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Old 21-12-2011, 09:12   #16
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Re: Opening cash offer. Minus 30 percent of asking price ?

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Originally Posted by Ex-Calif View Post
There is a backhanded way of making a lowball offer that is not insulting.

"I really like your boat. Honestly it is above my price range. I don't want to insult you but if at some point you need to come down in price to move it I can go as high as XYZ minus anything significant found on survey."

Nothing wrong with planting acorns.
This is EXACTLY how we ended up with our boat:

To the broker: "We noticed that 'Merlin' is still for sale. It's WAY above our budget, which is $XXX,XXX. I don't want to waste your time, nor do I want you to waste Our time. If this is something that might work, let us know and we'll stop by.".
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Old 21-12-2011, 13:45   #17
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Re: Opening cash offer. Minus 30 percent of asking price ?

Wow so many responses. But still difficult to decide how to act.
I will make it more concrete.

What would you offer for this boat. Initial bid and final bid.

2010 Outremer 49 Sail Boat For Sale - www.yachtworld.com

Rob
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Old 21-12-2011, 14:46   #18
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Re: Opening cash offer. Minus 30 percent of asking price ?

In BC, Canada, many marinas with yearly moorage contracts start March 1st, so in February with a $3000-6000 payment staring them in the face for something they want to sell, the price can drop dramatically.
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Old 21-12-2011, 14:49   #19
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Re: Opening cash offer. Minus 30 percent of asking price ?

Quote:
Originally Posted by Multihull View Post
Wow so many responses. But still difficult to decide how to act.
I will make it more concrete.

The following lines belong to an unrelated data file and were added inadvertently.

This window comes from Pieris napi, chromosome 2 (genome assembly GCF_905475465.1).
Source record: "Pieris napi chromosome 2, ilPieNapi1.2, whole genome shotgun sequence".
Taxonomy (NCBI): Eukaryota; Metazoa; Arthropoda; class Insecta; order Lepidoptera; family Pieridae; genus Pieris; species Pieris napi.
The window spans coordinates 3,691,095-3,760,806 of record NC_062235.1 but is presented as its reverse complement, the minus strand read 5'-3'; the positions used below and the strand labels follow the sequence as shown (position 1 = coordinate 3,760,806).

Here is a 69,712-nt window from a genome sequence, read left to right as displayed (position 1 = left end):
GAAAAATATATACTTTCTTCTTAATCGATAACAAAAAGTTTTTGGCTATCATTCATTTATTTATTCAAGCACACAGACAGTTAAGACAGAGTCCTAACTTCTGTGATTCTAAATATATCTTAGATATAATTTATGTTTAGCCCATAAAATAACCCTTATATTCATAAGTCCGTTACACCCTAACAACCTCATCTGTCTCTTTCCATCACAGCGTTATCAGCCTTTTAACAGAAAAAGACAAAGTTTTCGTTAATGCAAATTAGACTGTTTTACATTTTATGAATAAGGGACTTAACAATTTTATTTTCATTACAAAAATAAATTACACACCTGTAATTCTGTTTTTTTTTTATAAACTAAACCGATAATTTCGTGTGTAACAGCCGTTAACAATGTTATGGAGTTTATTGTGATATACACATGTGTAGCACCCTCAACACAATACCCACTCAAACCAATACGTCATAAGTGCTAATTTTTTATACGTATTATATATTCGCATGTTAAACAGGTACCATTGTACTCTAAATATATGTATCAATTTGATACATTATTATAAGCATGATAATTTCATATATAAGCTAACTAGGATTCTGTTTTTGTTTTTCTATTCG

What would you offer for this boat. Initial bid and final bid.

2010 Outremer 49 Sail Boat For Sale - www.yachtworld.com

Rob

Someone with a $1M plus boat may not need to sell, so asking price, on the other hand if a margin call has been made on a trading account he has, $300k may do the deal.
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Old 21-12-2011, 15:04   #20
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Quote:
Originally Posted by Multihull
Wow so many responses. But still difficult to decide how to act.
I will make it more concrete.

What would you offer for this boat. Initial bid and final bid.

2010 Outremer 49 Sail Boat For Sale - www.yachtworld.com

Rob
A 30 second google search turns up at least 3 other 2010 models for sale. Asking prices range from about US730 - US850. One was apparently recently reduced from 750 euros to 580 or something. I didn't spend much time on this but obviously you should.

The color scheme on the one you linked is pretty specific. People are gonna love it or hate it. I personally hate it.

Based on the tiny bit of info I have I would be offering no more than 700k. Depending on the boat I would expect to close at 750 or so. Although if I were actually in the market for a boat this expensive I would be traveling to see every one that is on the market first.

My first question would be why are there 4 of these on the market at once? Are owners not happy with them?
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Old 21-12-2011, 15:34   #21
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Re: Opening cash offer. Minus 30 percent of asking price ?

Quote:
Originally Posted by Multihull View Post
Wow so many responses. But still difficult to decide how to act.
I will make it more concrete.

What would you offer for this boat. Initial bid and final bid.

2010 Outremer 49 Sail Boat For Sale - www.yachtworld.com

Rob
one thing to note............the pictures are not always correct.........I have seen alot of nice pictures and travelled to see the boat and we were shocked to all the defects that dont show in the photos.........

good luck
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Old 21-12-2011, 16:04   #22
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Re: Opening cash offer. Minus 30 percent of asking price ?

Quote:
Originally Posted by Multihull View Post
Wow so many responses. But still difficult to decide how to act.
I will make it more concrete.

What would you offer for this boat. Initial bid and final bid.

2010 Outremer 49 Sail Boat For Sale - www.yachtworld.com

Rob
It's a nice boat, although it has a stupid name and ugly color scheme. I really want to like Outremer since they share some design elements with Catana, but there are way too many annoying features for me. But I digress...

I would say this boat is worth around $750k USD, so offer $650k and go from there. There's no way a 49' Outremer is worth USD$1 million unless they can find a buyer with plenty of extra cash that falls in love with this specific boat. Seems like a long shot.

Good luck!

Doug
s/v Zangezi - Catana 471
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Old 21-12-2011, 16:16   #23
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Re: Opening cash offer. Minus 30 percent of asking price ?